The eyes can also tell a lot about the patient. As previously mentioned, a practitioner looks into the eyes to assess the state of a person's shen (spirit) and thus acquire a general picture of the overall vitality and the potential for healing. Pain in the eyes can be due to liver fire or wind heat, while dry eyes can be caused by blood deficiency. Poor vision in general is associated with kidney jing or liver blood deficiency, as is night blindness. Itching in the eyes is a symptom of external wind or blood deficiency. Abnormal eye movement is a sign of internal wind.

Stools and Urine

The stools and urine are important sources of information but may be signs overlooked by the patient. Stools that are sticky or cause burning with a strong smell are a sign of heat, while watery diarrhea with little smell is a sign of deficiency or cold. Damp heat causes frequent urges to defecate, but only a small amount is expelled each time. Stools that are watery with undigested food indicate spleen yang deficiency; if the same symptoms occur early in the morning ("cock's crow diarrhea"), it is due to kidney yang deficiency.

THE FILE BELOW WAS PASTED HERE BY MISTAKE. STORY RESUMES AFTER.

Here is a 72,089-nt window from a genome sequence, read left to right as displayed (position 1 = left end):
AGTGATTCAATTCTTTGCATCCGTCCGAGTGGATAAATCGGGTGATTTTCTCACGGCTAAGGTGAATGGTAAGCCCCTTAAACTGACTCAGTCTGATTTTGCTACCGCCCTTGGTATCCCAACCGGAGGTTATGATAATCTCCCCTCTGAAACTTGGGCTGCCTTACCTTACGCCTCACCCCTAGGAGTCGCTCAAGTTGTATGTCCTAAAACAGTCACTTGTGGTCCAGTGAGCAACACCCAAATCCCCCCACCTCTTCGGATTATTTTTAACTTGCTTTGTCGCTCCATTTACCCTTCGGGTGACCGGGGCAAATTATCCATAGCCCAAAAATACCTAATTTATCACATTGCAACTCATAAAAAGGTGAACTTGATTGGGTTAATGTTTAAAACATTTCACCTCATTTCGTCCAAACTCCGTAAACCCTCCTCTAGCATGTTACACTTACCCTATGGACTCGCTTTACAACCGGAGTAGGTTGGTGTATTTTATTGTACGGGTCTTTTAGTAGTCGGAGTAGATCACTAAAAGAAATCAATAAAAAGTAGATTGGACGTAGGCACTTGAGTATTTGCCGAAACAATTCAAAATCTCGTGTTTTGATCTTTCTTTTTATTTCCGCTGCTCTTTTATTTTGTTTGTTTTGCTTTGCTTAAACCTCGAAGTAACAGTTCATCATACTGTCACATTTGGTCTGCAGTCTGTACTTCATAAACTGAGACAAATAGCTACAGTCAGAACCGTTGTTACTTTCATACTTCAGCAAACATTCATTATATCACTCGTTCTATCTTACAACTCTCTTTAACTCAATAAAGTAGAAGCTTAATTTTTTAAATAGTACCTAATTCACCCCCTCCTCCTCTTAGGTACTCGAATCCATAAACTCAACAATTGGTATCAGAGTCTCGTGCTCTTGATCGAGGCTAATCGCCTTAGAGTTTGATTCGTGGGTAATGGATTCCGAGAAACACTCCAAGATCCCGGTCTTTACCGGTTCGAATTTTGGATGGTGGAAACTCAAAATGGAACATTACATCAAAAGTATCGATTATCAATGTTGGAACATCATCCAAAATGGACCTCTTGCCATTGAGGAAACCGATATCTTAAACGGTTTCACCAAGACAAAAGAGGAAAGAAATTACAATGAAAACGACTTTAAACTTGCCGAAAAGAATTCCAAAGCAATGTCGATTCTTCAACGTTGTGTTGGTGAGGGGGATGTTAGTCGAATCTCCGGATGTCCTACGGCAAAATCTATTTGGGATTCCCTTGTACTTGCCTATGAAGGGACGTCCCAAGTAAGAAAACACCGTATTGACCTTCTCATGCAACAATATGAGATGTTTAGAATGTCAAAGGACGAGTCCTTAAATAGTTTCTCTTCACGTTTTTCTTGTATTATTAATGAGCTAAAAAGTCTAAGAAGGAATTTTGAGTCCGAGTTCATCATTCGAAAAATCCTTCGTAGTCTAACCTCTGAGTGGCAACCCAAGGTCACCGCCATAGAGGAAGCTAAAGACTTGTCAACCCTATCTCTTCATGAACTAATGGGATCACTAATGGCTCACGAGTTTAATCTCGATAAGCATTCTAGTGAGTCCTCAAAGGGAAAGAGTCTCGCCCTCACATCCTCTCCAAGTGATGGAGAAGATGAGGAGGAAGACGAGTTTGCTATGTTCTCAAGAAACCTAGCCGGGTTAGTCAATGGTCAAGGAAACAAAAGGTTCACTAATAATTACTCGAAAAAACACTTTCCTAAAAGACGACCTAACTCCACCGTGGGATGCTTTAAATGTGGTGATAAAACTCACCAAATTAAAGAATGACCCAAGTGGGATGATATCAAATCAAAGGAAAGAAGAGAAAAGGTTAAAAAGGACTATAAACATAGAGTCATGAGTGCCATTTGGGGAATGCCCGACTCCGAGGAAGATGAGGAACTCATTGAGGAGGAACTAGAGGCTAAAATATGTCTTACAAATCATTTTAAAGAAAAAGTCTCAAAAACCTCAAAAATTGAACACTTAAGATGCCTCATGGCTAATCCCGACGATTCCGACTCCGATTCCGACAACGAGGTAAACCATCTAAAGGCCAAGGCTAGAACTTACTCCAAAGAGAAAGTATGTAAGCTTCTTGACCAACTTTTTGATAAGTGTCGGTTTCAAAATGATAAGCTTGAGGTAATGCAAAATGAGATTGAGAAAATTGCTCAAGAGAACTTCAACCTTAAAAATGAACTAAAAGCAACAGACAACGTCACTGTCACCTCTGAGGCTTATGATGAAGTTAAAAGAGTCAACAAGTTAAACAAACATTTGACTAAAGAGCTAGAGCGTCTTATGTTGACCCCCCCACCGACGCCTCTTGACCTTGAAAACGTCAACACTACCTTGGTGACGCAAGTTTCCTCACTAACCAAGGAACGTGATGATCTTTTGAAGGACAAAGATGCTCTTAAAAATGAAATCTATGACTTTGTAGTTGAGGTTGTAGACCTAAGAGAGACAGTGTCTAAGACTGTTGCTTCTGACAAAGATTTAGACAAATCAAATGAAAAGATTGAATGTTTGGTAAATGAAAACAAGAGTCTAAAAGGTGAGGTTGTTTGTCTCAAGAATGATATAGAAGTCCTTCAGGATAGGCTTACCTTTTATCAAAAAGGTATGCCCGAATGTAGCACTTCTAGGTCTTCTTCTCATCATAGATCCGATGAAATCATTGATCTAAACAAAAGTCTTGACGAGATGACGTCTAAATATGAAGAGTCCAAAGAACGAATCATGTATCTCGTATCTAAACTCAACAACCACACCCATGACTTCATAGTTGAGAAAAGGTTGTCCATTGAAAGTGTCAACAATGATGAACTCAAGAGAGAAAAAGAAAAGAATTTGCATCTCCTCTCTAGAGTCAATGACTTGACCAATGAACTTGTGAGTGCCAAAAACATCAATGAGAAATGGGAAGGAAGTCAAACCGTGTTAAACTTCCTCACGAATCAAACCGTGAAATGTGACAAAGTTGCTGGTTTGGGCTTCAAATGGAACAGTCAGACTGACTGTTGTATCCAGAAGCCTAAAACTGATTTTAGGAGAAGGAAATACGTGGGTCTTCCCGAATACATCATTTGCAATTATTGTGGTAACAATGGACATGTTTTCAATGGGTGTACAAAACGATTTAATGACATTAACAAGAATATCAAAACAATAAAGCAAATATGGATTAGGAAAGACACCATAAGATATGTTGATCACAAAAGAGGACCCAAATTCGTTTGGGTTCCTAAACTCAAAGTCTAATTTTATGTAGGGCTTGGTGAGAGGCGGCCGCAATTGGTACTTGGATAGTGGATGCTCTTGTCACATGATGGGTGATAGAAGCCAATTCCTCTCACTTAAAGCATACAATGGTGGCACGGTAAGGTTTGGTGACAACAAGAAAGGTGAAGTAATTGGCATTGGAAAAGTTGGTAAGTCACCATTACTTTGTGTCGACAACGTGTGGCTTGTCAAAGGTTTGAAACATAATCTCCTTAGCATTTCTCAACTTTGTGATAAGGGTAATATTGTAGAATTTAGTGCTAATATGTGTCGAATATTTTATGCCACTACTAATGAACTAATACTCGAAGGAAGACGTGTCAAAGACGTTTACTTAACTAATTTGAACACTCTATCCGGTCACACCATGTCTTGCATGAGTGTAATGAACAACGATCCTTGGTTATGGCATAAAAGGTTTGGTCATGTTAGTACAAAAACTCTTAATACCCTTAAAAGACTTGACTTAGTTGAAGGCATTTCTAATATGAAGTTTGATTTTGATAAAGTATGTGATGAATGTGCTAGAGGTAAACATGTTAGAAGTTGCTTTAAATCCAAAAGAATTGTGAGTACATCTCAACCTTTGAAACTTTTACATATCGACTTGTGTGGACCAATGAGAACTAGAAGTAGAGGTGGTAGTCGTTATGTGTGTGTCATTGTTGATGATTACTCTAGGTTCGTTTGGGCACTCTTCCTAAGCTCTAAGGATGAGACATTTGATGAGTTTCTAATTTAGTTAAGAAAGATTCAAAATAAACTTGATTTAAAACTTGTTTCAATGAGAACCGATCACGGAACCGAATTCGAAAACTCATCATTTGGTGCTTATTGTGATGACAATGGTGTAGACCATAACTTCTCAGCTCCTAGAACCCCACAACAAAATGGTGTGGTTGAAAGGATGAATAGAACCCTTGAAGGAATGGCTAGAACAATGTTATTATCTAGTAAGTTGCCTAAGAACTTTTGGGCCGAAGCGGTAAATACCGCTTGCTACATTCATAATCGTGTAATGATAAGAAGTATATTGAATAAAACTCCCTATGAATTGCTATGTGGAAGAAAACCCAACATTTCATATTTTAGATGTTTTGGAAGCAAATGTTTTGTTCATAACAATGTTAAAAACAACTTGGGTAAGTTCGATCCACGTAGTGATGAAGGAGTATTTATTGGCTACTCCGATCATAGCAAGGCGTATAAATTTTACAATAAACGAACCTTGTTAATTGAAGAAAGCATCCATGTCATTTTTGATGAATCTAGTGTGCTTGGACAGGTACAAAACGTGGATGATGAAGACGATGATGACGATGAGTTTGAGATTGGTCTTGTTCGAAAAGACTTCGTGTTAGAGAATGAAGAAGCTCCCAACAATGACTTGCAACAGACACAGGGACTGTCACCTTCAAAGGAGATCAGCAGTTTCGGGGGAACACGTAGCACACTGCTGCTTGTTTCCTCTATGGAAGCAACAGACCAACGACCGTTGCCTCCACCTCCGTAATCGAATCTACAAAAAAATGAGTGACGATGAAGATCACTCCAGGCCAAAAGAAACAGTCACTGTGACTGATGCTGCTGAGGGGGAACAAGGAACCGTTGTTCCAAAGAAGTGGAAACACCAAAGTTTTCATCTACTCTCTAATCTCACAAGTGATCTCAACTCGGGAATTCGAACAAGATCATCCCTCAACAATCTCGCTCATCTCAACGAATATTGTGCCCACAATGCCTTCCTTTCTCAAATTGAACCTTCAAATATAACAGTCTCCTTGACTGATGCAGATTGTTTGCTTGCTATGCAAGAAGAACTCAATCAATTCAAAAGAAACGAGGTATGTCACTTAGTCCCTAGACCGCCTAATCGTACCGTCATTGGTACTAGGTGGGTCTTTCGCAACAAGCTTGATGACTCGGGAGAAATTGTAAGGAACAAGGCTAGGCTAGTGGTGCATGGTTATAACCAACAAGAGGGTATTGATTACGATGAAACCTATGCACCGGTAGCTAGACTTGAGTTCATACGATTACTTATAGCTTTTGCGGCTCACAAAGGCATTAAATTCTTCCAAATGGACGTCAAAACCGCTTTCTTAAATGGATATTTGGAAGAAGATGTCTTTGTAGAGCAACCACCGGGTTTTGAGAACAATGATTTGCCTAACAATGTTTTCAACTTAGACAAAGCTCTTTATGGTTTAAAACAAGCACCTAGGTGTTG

When constipation occurs, other diagnostic signs must be taken into account. If constipation accompanies dark urine, bad breath, and a yellow tongue coat, heat is the cause. Qi stagnation is the cause if the constipation occurs when the person is upset; qi deficiency is implicated if a person feels fatigued after a bowel movement. In blood or yin deficiency, the stools are exceptionally dry, making them difficult to pass.

Frequent passing of clear urine indicates kidney deficiency; if the urine is concentrated (dark yellow), it is a sign of heat. Bed-wetting can also occur in kidney deficiency; in children, the cause of the bed-wetting is usually emotional. Lack of urination can arise from very deficient kidneys or occur due to severe heat, blood stagnation, or a stone.

Whatever its cause, lack of urination is a life-threatening condition, since the body can quickly become overwhelmed by its own toxins. In general, pale urine is a sign of cold, dark urine is a sign of heat, and cloudy urine is a sign of dampness. Sharp pain or blood in the urine can result from a stone or heat in the urinary bladder. Blood without pain could be a sign of cancer.

On the next page, learn about how lifestyle factors, such as the amount of sleep you get or how much you eat, can help a practitioner diagnose an illness in Chinese medicine.